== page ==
Search Results for: bread
Found 84 search results for bread (this is page 1 of 0).
A historian of bread on the history of bread "There is no good, no bad, only bread"
Moxie Bread, Louisville, CO "A super colloidal suspension of fat and sugar"
Insights into building and running a very successful small bakery, plus the “super colloidal suspension of fat and sugar” that is a specialty of the house.
Why I don’t like the Chorleywood Bread Process
Bread and Political Circuses Our Daily Bread 27
Breaking Bread Our Daily Bread 21
All hail Adolf Ignaz Mautner von Markhof. And also Pope Leo IX, Michael Cerularius the Patriarch and assorted wise rabbis and scholars.
The Bread that Ate the World Our Daily Bread 19
Bread from the Dead Our Daily Bread 13
How Delwen Samuel, an archaeologist, replicated the bread of Egyptian workers of 3000 years ago. This is the episode that should have been called Bake Like an Egyptian.
Crumbs; the oldest bread Our Daily Bread 03
Maybe you heard about the oldest crumbs of burnt toast in the world. But have you stopped to wonder how the archaeologists found those crumbs?
Our Daily Bread
Our Daily Bread 00 Introducing a series on the history of wheat and bread
It’s magic, I know. First a pretty ordinary grass becomes the main source of sustenance for most of the people alive on Earth. Then they learn how to turn the seeds of that grass into the food of the gods.
How great Canadian wheat ruined industrial bread The cheaper the flour, the more profitable the bread
George Weston created Garfield Weston, who created Allied Bakeries to improve British bread by selling more Canadian wheat. Then came the Chorleywood Bread Process.
Barges and bread A new book looks at London and the grain trade
Even before the Romans, grain arrived in what was to become London by water, and it continues to do so today, although the mechanics of the trade have changed beyond recognition. One of the last people to move grain by water upstream from London shares her experience and the history of moving grain by water.
Bread as it ought to be Seylou Bakery in Washington DC
Jonathan Bethony is one of the leading artisanal bakers in America, but he goes further than most, milling his own flour and baking everything with a hundred percent of the whole grain. He’s also going beyond wheat, incorporating other cereals such as millet and sorghum in the goodies Seylou is producing.
India’s bread landscape and my plans here A podcast about this podcast and another podcast
Back in January I talked to Suzanne Dunaway about Buona Forchetta, the bakery she and her husband Don started and eventually sold.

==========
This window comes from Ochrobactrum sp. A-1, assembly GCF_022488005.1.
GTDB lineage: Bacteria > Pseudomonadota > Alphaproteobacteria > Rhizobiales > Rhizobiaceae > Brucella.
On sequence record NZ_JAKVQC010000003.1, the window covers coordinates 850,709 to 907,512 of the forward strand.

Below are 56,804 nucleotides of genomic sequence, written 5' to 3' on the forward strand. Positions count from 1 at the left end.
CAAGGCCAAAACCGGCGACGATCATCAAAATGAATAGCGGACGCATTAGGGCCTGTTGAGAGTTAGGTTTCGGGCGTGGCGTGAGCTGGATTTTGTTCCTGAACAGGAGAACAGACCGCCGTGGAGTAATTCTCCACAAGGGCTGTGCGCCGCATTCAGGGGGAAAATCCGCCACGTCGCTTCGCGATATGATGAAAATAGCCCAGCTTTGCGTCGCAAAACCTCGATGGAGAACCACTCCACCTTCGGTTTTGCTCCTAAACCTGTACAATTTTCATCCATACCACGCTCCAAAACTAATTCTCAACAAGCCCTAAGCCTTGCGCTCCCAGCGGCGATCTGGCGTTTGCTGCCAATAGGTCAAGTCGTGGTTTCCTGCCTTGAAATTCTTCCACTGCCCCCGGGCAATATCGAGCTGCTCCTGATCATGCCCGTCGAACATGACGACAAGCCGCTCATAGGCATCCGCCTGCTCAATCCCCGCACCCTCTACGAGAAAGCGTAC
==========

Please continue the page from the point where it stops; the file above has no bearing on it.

Baking bread: getting big and getting out
How to bake bread in a microwave oven
Say you wanted to bake bread in a microwave – I can’t think why, but say you did – you could go online and search the internets for a recipe.
Food Security in Egypt “Twenty loaves of bread for the cost of a cigarette”
The price of subsidised bread in Egypt has not changed in decades, though the bread shrunk. That remains a huge challenge to security, for the government and the people.
Merch! Listener, I succumbed
A visit to an ancient Roman bakery Behind the scenes at the Mulino di Silvano in Ostia Antica
Farrell Monaco has studied, and brought back to life, the canonical bread of Ancient Rome. Now she brings an ancient bakery back to life.
Eat This Newsletter 118
Eat This Newsletter 117
Bready things, bookish things, historic things and fraudulent things. But if you want to know what I think, you should subscribe.
Eat This Newsletter 114 Wring out the old
Eat This Newsletter 113 Plenty
Eat This Newsletter 107
Eat This Newsletter 105
Eat This Newsletter 096 Toothless
From teething toys that show you care to one man’s heartbreaking I-opened-my-dream-restaurant story, with fish, beef and chicken, and no organics!
Eat This Newsletter 092 Not funded by vegan activists
Eat This Newsletter 091 Glut
Eat This Newsletter 090 Sushi is a donut
Eat This Newsletter 089 Be lucky
The Montreal bagel and other aspects of Jewish food, plus biscuits and block-chains, fish and faux-meat.
What to use when you can’t afford vanilla
You can hope and pray that the price of vanilla comes down, or you can look for something else to use, which is what adventurous chefs have been doing.
Dead, dead, and never called me mother
The thing about a sourdough mother is not that it needs looking after but that it brings forth life. And it doesn’t need a cute name to do so.
A communal oven in Christchurch, New Zealand Baking bread in the aftermath of an earthquake
Eat This Newsletter 085 Read the label -- if there is one
The biggest meat recall, the weirdest market economy, old cheese, bitters and bread. A diverse diet, for sure.
Heritage cereals anyone?
In the middle of Our Daily Bread, I got a message from Shelley at Against the Grain Farms in Canada.